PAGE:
Now that I've had a couple of months to play around and get a better feel for it, it's review time!
For the moment, let's put the comparison to
Full disclosure: I'm a fan of gadgets. There are many people out there far more cutting-edge than I, but I have my iPod and my digital camera. My cell phone can flip around and be used as a keyboard for texting. The oooh-shiny factor for this is certainly high.
It's lightweight - just a bit bigger than a mass market paperback - and slim enough that I keep it in my purse. The interface is pretty self-explanatory, and the type is easy on the eyes. It's not like you're reading stark black-and-white words off of a computer screen. The font size can be increased or decreased to make reading easier.
You can bookmark pages in what you're reading, but at the moment there's no way to jot down your own notes about why you bookmarked whatever it was.
It can store a lot of books at once. So, if you're going on a trip and don't want to pack five different books into your carry-on (because you might finish this one, or not be in the mood for that one right now, or you only have a hundred pages left in your current one and your husband has been known to steal the backup book because he finished his first, leaving you with nothing but Skymall until he drifts off and you can steal it back from his sleeping grasp...), the Reader is a good way to carry a lot of books without lugging around your own weight in fiction.
There's an option to organize your books into collections - perhaps you want to keep the horror from touching the romances, or you have books you're reading for pleasure and books you're using for research. The program you use to transfer books from your computer to the eReader allows you to arrange them in whatever groupings make you happy.
The battery is supposed to last about 7,500 page turns before it needs recharging. I find mine to be draining much faster than that, closer to every 1,000. However it doesn't take that long to charge back up.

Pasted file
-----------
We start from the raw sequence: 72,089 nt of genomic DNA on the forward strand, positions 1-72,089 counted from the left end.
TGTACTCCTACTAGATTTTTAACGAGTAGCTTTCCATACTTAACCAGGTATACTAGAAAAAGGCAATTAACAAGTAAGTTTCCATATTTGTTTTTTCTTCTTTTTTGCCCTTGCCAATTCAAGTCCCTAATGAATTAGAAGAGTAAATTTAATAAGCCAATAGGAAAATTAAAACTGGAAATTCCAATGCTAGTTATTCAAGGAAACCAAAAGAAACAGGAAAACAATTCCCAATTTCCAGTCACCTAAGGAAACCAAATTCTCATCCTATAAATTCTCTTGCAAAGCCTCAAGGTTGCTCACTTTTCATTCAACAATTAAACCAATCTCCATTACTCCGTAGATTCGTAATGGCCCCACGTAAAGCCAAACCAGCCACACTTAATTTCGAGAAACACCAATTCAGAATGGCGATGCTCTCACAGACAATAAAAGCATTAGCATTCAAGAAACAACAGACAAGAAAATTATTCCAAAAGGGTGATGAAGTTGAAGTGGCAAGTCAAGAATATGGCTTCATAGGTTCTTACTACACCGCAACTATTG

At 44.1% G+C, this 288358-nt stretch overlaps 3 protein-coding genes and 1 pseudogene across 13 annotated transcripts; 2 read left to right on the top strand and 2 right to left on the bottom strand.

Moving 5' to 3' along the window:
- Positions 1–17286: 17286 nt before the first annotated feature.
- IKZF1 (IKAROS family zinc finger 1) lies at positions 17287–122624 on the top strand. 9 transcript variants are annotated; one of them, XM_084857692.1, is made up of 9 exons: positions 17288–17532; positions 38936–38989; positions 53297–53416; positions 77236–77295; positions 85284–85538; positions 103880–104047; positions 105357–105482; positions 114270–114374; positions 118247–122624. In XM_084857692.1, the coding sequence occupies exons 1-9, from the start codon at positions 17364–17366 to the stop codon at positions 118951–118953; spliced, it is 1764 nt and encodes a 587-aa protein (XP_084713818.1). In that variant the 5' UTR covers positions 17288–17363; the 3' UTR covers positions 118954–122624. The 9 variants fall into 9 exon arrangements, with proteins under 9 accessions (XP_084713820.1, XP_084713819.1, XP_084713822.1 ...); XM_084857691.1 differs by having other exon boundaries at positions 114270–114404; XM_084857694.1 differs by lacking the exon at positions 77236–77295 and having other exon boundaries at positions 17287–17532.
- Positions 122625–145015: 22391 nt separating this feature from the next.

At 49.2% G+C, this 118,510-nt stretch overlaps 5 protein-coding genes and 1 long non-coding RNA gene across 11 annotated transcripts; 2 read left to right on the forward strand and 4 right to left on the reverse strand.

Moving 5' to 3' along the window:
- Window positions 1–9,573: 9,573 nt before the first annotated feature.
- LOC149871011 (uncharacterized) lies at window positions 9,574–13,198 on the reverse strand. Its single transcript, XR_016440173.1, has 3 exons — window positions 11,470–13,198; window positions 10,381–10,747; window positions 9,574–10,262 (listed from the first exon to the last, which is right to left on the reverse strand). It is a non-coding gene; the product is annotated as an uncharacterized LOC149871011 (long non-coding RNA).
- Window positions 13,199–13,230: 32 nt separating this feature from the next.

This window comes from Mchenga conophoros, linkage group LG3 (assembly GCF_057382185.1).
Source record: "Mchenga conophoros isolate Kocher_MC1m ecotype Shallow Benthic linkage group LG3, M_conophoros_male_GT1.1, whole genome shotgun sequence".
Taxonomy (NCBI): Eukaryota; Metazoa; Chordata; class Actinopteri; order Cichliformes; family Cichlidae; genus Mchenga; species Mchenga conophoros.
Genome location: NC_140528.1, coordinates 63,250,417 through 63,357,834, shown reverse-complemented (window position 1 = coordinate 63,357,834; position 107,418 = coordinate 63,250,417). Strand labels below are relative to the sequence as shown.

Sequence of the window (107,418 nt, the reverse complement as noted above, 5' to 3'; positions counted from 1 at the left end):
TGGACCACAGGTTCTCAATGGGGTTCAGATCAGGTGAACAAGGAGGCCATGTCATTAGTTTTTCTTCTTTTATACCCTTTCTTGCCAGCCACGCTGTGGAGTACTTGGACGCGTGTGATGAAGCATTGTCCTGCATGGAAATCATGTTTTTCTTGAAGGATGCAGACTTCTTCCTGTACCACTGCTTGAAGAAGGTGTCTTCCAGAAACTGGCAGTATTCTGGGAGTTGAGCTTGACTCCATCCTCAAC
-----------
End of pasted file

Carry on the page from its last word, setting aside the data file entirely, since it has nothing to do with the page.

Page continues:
There are two different spots that control pageturning, one in the bottom left-hand corner and another along the right-hand edge of the reader. Most of the time, these are where your fingers or thumbs rest naturally when you're holding it. Unfortunately, I have a subway commute that occasionally forces me into strange, pretzel-like contortions so I can keep reading while everyone's shoving for space. It's times like those I wish there was one more pageturning button up near the top of the device.
For reading manuscripts my company is publishing, it's a nifty tool and it cuts way down on the amount of photocopying and distributing we've done in the past. I used to have shelves full of forthcoming books, some of which I might never get around to reading all the way through. Recycling them always brought a pang of guilt for the waste of paper. Now, I can go ahead and download those same manuscripts onto the eReader, and if I don't finish something, no trees were sacrificed for my fickleness.
But how does it compare to reading a real book?
As portable as it can be, as "green" as the device is, it is not the same as holding a book in my hand. Reading is as much a tactile experience as it is a mental one. There's something to be said for the feel of pages at your fingertips and the weight of a book in your lap.